You chose a blue-ribbon science project and got incredible results, and now it’s time to show off your hard work. But judging a science fair project is about more than just the data itself. Professional presentation matters, so it is good to have an impressive science fair board. Here’s how you can set your science fair board design apart.
1. Keep track of the details as you go along
It will be much easier to create your science fair board design if you keep precise records all along the way. Consider taking special note of the different stages that might make for an interesting pictorial representation through a chart, graph or other visual for an interesting science fair board design.
These notes can also become the basis for the lab notebook you can include with the project.
2. Use a science fair board design that will clearly share the information
The top goal of the science fair board is to present the project and findings to someone who doesn’t know anything about the topic. That’s why it’s important to make sure the key parts of the project are clearly labeled and summarized.
Consider including details on:
Your purpose, or the question you were trying to answer
The hypothesis that you proved or disproved
Explanation of variables
Summary of research findings, materials and procedures
Data charts and graphs
Results and your conclusions
Of course, that’s a lot to succinctly represent on one science fair board so you’ll have to use some clever design tricks.
3. Unleash your inner artist
Yes the fair is technically about “science,” but we all know how important it is to sell the “sizzle” with the “steak.” Judges are attracted to a science fair board with some flair, help yours stand out with the following tips:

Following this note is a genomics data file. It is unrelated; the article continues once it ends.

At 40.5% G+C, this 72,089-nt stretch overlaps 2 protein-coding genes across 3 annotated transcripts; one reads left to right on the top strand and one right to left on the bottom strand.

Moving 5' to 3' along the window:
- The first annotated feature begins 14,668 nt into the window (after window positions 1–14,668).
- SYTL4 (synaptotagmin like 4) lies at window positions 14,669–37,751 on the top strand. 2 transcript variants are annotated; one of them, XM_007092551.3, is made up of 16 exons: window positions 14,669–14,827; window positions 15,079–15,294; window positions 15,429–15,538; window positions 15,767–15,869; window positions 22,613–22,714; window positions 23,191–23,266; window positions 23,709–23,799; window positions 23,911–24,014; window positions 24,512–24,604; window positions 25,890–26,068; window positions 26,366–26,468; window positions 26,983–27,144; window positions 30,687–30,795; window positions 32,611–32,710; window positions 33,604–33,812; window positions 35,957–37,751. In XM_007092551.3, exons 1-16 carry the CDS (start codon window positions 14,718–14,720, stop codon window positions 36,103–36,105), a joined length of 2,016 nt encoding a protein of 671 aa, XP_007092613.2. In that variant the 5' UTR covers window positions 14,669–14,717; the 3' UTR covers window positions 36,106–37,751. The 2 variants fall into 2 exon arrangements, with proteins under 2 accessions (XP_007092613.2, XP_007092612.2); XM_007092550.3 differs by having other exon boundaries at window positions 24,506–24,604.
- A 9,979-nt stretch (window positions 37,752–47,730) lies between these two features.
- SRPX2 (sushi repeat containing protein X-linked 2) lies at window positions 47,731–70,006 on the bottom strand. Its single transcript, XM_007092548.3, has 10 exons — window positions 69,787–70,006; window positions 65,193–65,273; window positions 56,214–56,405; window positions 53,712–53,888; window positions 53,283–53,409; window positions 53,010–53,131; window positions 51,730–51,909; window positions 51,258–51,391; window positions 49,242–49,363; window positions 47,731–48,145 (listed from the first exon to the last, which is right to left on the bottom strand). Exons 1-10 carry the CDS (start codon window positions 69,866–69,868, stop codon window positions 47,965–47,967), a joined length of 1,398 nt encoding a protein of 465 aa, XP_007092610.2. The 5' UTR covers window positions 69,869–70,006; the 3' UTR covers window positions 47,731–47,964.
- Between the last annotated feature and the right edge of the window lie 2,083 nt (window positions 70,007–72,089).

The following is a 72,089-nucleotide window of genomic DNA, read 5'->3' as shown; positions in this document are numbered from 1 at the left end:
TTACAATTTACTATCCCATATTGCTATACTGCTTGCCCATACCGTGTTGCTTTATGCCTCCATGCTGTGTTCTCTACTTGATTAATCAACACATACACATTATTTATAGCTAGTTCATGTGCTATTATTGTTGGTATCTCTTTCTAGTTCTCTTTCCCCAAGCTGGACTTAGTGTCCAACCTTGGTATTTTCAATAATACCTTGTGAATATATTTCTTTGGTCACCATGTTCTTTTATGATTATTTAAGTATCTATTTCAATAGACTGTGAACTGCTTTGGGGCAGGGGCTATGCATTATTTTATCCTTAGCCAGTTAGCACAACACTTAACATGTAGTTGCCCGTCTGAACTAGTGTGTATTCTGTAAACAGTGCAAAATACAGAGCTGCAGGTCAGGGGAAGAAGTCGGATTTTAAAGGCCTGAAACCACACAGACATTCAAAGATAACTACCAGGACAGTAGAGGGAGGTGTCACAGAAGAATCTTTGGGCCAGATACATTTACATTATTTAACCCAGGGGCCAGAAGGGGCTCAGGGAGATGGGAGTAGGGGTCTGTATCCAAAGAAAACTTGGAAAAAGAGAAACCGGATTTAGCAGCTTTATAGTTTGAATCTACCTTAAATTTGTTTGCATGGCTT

Make it visual: That means including data in chart and graph format as well as using pictures and 3D elements to visually represent the results.
Use a variety of science fair decoration ideas: Your science fair board can be more engaging if you use different mediums, from glitter to stickers to poster letters, lights and more to augment the data and other narrative parts with style.
Use quality materials: A flimsy display board and slipping adhesive can be distracting. You want your science fair board to show the same thought and care that your experiment itself did so consider choosing your materials carefully and try to make sure they will stand up to the travel and then the hot lights of the science fair.
Choose an appropriate font: The fonts you use can plan a large role in overall legibility. The Science Buddies website recommends a “traditional” font like Arial or Times New Roman, and font sizes that are easy to read, such as 150+ for your title, 32+ for your headings and then 16 – 18 for the body copy. Try to avoid all caps and reverse type (white type on a dark background) as both are hard to read.
4. Practice answering questions
Most science fairs include your interview as part of the judging criteria for the science projects, so try to know your facts cold so you can answer questions confidently. Try to practice referring to your science fair board so that the judges can quickly grasp the visual nature of what you are discussing. Also try to make mental notes of some of the details that you weren’t able to include on the science fair board so you can show your depth of knowledge on the topic.
About the Author
Cathie Ericson is a freelance writer covering business and consumer topics. She creates branded content for Fortune 500 companies, and her work has appeared in LearnVest, Costco Magazine, Forbes, TheGlassHammer.com and IDEA Fitness. Follow her @cathieericson.
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